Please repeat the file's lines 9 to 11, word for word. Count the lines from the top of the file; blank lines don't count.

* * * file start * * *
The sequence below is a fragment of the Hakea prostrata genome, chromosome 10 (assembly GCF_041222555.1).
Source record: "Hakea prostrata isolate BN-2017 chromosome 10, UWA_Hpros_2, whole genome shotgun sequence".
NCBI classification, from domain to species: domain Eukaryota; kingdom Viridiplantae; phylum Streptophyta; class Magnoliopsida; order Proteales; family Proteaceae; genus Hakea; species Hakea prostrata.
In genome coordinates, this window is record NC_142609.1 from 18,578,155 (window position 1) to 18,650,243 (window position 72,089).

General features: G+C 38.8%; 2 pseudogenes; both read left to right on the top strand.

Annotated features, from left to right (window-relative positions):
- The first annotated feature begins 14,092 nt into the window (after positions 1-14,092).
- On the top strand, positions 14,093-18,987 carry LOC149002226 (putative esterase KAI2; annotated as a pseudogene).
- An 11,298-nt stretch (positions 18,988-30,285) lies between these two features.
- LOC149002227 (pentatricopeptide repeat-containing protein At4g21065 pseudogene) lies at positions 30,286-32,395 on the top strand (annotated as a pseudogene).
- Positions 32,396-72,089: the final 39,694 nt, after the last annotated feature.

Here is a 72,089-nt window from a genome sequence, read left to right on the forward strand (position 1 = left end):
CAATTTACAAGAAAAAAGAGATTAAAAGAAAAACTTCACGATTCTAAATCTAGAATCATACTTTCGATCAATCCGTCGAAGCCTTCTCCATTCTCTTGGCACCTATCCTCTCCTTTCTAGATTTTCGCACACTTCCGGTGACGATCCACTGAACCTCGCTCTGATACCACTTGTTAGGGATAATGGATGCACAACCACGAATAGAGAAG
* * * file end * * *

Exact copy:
- An 11,298-nt stretch (positions 18,988-30,285) lies between these two features.
- LOC149002227 (pentatricopeptide repeat-containing protein At4g21065 pseudogene) lies at positions 30,286-32,395 on the top strand (annotated as a pseudogene).
- Positions 32,396-72,089: the final 39,694 nt, after the last annotated feature.